While branding the IPCC as an elitist left-wing body pushing a socialist agenda under United Nations auspices, the NIPCC presents itself as an ad-hoc group of concerned scientists. But it was created and is funded by conservative quasi-scientific political bodies including the Heartland Institute.
Among the authors of the 2013 publication are 35 professional or retired scientists (two of whom, hydrologist Stewart Franks and physicist Garth Paltridge, live in Tasmania). Yet readers have to take their word on trust, since the text provides no numbered citations for its claims.
In contrast, the IPCC is an open book. Over 600 scientists wrote its latest physical science report, released in final form two days ago. It used over 1000 expert reviewers from 55 countries, and cites over 9200 scientific publications. It has also released all earlier drafts and reviewer comments.
It’s disappointing that Macdonald repeats unsubstantiated propaganda while discounting the IPCC consensus that humans affect climate. This is probably because the indefatigable Bob Carter has had his ear, maybe on a long plane trip to Townsville. Perhaps we should sympathise with him.
Ian Macdonald is no big wheel in the Abbott government, having missed out on a ministry last September. We might overlook his views if it wasn’t for the fact that when they’re expressed so many in the government are nodding in agreement, right up to the man at the top.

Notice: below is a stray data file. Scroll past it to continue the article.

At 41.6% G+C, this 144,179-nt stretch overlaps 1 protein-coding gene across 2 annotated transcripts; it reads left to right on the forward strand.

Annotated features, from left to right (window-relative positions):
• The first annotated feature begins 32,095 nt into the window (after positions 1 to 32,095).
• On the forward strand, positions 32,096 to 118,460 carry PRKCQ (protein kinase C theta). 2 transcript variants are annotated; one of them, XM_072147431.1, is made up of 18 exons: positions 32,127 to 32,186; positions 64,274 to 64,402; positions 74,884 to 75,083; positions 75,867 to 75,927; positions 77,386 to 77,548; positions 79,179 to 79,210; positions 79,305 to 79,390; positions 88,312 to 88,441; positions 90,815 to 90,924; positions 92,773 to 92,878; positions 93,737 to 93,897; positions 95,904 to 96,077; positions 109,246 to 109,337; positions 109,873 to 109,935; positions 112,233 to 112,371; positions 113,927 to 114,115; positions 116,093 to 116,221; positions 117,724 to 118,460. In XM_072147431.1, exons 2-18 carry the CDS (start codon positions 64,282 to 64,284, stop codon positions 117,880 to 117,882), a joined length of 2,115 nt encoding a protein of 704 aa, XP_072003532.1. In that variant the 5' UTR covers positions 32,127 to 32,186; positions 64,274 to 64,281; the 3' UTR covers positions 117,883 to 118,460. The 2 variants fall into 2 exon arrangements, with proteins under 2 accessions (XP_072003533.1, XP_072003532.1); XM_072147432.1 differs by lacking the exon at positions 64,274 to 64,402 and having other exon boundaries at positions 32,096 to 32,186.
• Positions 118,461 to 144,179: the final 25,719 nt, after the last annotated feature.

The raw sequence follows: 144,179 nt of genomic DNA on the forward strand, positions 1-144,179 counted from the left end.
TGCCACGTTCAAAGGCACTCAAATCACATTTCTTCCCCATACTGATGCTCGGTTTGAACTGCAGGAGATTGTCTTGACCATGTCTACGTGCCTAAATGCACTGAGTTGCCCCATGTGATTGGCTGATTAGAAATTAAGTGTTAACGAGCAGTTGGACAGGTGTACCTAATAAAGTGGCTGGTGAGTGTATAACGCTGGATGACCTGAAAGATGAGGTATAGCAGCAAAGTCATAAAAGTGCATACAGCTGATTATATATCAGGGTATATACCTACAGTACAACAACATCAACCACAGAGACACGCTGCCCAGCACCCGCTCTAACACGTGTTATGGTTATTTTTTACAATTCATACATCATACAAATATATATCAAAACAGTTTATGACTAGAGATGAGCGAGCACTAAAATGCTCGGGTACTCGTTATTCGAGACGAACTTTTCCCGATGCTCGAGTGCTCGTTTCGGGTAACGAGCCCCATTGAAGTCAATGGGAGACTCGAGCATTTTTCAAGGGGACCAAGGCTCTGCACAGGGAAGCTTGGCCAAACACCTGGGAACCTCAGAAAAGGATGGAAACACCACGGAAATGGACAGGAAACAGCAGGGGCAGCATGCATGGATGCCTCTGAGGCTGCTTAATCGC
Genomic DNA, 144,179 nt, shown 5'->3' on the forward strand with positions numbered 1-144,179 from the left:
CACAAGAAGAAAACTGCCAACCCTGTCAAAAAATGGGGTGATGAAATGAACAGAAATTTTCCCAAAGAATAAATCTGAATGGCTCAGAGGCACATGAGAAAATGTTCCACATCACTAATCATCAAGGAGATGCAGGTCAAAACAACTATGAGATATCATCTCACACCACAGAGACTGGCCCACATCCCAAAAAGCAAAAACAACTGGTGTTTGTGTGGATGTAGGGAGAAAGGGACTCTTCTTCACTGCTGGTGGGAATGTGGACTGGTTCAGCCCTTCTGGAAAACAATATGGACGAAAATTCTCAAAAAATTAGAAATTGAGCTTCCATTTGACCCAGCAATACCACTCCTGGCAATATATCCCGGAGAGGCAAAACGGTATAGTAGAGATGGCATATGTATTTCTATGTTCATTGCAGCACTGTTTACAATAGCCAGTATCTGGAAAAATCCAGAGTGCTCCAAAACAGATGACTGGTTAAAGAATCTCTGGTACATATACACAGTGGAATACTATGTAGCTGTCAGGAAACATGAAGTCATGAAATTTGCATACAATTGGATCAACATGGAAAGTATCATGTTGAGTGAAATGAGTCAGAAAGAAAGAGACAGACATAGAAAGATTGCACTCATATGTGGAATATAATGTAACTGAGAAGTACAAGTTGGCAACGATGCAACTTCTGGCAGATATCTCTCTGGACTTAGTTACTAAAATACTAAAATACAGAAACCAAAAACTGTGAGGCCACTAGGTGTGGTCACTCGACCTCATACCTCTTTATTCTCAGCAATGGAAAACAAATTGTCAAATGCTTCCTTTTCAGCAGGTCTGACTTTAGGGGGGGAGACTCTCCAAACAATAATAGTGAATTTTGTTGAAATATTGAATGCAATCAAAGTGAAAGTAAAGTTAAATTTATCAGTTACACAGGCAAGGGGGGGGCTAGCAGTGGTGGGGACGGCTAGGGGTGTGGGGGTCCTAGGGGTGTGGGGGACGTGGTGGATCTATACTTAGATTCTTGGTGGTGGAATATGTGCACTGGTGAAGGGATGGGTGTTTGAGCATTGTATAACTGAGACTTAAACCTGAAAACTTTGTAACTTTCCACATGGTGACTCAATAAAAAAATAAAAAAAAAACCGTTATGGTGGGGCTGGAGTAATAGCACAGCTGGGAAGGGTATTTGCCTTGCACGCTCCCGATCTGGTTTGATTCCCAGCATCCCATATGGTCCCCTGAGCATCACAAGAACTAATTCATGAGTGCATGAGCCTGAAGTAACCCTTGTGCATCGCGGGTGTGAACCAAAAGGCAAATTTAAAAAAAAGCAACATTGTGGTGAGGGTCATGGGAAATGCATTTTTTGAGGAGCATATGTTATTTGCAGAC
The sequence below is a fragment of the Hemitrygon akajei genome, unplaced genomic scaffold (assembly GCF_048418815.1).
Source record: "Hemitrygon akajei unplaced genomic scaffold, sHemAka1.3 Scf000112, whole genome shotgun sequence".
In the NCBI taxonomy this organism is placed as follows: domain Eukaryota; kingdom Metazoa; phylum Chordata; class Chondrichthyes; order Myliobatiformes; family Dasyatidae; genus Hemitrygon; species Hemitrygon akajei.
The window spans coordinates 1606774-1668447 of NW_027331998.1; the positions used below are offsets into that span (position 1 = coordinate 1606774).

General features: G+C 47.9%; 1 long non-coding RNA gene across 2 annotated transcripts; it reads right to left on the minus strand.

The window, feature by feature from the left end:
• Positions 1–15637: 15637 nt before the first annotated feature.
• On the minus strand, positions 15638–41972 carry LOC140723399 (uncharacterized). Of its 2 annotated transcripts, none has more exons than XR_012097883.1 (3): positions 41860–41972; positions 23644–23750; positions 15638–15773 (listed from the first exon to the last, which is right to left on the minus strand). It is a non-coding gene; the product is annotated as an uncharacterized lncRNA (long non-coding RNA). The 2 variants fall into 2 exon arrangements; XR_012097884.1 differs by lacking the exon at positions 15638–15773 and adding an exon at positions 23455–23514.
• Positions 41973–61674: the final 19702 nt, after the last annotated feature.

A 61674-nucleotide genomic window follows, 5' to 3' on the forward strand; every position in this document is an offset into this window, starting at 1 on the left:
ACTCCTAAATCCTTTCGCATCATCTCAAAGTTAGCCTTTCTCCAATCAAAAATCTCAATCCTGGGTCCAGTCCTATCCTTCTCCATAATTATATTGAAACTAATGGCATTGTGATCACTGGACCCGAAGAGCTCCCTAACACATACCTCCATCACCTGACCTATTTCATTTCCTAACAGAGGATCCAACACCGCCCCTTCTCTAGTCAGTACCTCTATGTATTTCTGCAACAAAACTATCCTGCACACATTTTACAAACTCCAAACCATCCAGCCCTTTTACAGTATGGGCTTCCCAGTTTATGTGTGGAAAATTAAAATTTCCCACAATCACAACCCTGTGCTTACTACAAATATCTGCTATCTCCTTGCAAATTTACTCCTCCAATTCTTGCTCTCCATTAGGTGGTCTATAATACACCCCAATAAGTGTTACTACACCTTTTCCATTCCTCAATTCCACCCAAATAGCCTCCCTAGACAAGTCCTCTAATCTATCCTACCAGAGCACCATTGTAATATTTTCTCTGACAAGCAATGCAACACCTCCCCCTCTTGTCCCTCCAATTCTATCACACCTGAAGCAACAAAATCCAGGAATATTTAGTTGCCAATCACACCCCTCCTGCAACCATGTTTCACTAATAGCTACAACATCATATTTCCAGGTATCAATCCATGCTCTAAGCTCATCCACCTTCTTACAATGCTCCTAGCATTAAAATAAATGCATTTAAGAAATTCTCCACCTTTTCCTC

Tony Abbott has never been committed to serious action on climate change. He mouths the words when talking up Coalition climate policy alongside his environment minister, the smooth-talking but ineffectual Greg Hunt, but his insincerity is all too clear. It’s just not important to him.
The prevailing Coalition view on climate policy has been shaped by the Bob Carters of this world, a small coterie of largely-retired scientists and lobbyists, exclusively from developed countries, who draw on the largesse of fossil fuel interests to campaign against effective emissions abatement.
Faced with the climate question, Abbott and his fellow-sceptics have taken the easy path offered by a tiny band of ideologues, rejecting the conclusions of over 95 per cent of practising scientists, virtually every university and science agency, and every national science academy.
Unlike expert advice for things like more police on the beat or subsidising manufacturing, the advice of climate experts offers no wriggle room. Emissions must be cut swiftly and decisively because our burning of fossil fuels is dangerously destablising the climate. End of story.
Australia is a significant democracy with an advanced economy and a world-class scientific culture. By rejecting unanimous scientific advice on climate, senior members of our government are doing their best to trash this hard-earned reputation.
Their attitude is absurd, but it’s nothing to laugh about. The consequences are too serious.
AN acknowledged world authority on climate change, Professor David Karoly, is guest panellist in a public forum on climate and Australia’s future, next Tuesday, 11 February (6pm at the Stanley Burbury Theatre, University of Tasmania, Sandy Bay).